For many of them, this was an unconscious holdover from their Protestant upbringing. Protestantism or Calvinism has been death on dancing for centuries. I think in the beginning it was part of the rebellion against the Southern European dominance and oppression of the Catholic Church.

Since the days of the pioneers, rural families in the American West have joined together weekly for a Saturday night dance. Initially that was a self-conscious way of binding together a precarious community in an unfamiliar land, far from their eastern roots.

Like all rural traditions, that one has been eroded by mass media and the consumer economy, but when I moved to Grant County, New Mexico, I immediately became a dance activist and began learning from the locals. At my first harvest festival dance, Anglo and Hispanic ranch families mingled on the floor with hippies, and mothers danced with babies in their arms. In the downtown bar and grill on Saturday night, a happy crowd of Latino miners and Anglo hospital workers danced together to a live local band playing cumbias, country rock, and the occasional 80s radio hit from Paul Simon or Talking Heads.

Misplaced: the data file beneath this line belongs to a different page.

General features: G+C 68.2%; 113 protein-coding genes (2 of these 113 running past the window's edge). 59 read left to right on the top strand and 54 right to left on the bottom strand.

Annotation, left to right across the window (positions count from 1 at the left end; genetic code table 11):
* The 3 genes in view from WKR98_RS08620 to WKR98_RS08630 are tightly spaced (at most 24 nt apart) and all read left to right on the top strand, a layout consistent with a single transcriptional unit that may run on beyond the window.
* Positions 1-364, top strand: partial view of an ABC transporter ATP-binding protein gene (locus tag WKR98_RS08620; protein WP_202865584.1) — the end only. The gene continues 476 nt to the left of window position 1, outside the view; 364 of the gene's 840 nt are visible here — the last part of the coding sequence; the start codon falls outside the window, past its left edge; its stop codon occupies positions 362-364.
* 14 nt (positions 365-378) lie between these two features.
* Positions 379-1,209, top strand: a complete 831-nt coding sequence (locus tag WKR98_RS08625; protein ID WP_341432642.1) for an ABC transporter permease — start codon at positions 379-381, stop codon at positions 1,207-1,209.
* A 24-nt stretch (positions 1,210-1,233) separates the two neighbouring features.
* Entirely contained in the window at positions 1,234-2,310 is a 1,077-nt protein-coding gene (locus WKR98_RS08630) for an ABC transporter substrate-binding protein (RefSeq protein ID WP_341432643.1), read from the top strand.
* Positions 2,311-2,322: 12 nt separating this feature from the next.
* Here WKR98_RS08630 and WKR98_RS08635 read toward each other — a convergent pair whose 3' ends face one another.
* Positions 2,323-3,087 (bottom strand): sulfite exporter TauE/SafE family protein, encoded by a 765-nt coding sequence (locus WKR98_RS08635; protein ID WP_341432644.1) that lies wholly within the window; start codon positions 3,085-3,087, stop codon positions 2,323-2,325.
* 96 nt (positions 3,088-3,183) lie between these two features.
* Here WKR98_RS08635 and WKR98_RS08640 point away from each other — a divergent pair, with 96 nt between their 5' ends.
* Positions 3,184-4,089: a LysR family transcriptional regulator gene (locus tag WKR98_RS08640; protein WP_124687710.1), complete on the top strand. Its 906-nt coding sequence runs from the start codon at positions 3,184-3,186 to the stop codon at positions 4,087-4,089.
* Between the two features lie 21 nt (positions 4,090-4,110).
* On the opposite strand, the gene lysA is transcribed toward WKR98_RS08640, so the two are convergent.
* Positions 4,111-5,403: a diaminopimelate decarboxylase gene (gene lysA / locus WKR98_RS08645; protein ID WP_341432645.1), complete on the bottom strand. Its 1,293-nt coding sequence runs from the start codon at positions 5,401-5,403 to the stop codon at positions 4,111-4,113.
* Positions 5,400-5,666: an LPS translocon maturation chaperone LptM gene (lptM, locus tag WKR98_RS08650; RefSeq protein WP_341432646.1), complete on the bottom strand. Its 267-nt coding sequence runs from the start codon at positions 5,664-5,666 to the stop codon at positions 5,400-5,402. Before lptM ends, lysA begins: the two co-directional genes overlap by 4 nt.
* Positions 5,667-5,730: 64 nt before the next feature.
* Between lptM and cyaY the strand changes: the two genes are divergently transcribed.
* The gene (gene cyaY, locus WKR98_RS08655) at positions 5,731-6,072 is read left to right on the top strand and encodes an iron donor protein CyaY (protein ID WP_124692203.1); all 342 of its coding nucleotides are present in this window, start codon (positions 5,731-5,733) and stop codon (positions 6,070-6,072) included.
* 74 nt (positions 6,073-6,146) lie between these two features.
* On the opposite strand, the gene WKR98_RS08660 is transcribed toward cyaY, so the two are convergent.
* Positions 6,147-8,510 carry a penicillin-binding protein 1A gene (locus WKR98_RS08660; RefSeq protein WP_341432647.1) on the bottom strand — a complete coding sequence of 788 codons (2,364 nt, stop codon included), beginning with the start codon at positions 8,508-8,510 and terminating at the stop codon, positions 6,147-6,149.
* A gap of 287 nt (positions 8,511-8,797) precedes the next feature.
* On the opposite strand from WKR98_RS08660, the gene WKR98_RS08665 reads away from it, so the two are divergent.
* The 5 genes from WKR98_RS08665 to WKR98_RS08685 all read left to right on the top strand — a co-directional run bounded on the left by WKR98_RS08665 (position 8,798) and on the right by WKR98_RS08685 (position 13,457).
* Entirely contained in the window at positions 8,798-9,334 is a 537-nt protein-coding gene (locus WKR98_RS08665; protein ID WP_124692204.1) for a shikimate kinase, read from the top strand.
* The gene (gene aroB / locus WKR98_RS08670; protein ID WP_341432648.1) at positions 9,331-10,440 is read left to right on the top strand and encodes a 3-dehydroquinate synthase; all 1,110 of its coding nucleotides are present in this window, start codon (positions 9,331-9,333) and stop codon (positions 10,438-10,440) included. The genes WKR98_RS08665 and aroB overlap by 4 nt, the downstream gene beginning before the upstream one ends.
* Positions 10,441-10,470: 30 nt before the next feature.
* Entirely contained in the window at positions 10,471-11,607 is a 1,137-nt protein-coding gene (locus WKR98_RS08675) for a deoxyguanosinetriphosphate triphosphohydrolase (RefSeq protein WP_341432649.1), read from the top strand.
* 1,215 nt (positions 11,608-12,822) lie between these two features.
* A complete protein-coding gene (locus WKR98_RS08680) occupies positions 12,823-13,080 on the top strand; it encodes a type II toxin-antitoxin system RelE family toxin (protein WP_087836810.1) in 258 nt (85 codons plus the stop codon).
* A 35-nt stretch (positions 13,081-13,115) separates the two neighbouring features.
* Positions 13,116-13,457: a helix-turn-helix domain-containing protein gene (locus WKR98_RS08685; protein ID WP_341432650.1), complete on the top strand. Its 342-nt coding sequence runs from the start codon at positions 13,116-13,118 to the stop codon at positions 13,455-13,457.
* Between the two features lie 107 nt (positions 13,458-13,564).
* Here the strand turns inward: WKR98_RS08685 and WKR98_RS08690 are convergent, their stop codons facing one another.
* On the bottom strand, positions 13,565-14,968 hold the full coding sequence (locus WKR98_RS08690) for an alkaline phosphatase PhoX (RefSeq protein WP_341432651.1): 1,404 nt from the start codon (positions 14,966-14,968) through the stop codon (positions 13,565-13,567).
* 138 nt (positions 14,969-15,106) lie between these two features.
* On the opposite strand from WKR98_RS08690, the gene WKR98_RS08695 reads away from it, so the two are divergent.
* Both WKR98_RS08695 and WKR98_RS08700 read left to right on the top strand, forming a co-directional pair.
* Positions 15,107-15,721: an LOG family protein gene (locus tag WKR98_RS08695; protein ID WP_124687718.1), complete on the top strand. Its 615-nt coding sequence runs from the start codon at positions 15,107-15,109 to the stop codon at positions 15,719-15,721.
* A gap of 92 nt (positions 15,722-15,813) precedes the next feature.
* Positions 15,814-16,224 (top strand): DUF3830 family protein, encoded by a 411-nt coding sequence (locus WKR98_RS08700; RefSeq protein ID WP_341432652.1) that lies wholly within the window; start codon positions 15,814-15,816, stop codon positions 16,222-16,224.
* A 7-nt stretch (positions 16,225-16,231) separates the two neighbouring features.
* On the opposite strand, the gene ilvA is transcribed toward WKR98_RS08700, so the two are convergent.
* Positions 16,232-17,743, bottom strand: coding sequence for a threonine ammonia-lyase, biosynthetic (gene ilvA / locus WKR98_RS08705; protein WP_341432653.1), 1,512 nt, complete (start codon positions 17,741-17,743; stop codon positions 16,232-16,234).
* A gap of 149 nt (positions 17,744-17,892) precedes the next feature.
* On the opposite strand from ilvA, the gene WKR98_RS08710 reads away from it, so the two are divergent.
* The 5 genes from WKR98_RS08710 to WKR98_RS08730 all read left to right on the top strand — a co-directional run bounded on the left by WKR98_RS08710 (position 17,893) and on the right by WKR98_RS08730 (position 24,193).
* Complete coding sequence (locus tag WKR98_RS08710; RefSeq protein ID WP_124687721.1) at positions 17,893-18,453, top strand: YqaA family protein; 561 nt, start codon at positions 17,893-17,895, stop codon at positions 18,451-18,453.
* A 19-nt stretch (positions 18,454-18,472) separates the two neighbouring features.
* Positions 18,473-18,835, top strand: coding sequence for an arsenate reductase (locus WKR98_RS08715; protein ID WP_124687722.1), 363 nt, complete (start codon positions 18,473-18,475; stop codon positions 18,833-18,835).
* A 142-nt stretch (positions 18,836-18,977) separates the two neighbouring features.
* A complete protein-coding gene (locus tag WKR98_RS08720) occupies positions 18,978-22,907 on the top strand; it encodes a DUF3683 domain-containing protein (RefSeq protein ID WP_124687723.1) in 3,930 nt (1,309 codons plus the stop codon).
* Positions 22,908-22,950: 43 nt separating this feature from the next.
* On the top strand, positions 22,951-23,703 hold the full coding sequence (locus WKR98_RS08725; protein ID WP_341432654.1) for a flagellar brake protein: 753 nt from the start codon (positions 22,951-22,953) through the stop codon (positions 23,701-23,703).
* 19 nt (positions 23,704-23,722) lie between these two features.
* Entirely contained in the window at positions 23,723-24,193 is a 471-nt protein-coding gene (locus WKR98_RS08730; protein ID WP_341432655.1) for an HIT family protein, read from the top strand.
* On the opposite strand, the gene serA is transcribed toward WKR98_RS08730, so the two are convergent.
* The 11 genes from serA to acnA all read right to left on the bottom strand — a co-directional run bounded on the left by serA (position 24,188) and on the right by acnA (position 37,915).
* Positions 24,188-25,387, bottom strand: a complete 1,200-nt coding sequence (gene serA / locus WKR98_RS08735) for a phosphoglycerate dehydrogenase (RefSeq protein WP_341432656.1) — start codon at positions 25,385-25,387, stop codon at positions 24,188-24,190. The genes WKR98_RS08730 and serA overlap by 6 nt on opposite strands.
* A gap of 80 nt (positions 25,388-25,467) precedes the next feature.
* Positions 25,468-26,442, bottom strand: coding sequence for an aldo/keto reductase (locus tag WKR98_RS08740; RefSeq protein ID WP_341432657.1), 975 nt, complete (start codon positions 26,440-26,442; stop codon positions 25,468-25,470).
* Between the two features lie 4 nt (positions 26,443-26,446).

In Nigerian social dance, the singers praise members of the audience by name and use evocative metaphors and proverbs to reinforce traditional moral values. But, as in the days of the pioneers, social dance has implicit social, physical, mental and emotional benefits. Dancing actually makes you smarter! A study reported in the New England Journal of Medicine showed that dancing was far more effective in preventing age-related dementia than any other activity, including the commonly-prescribed crossword puzzles.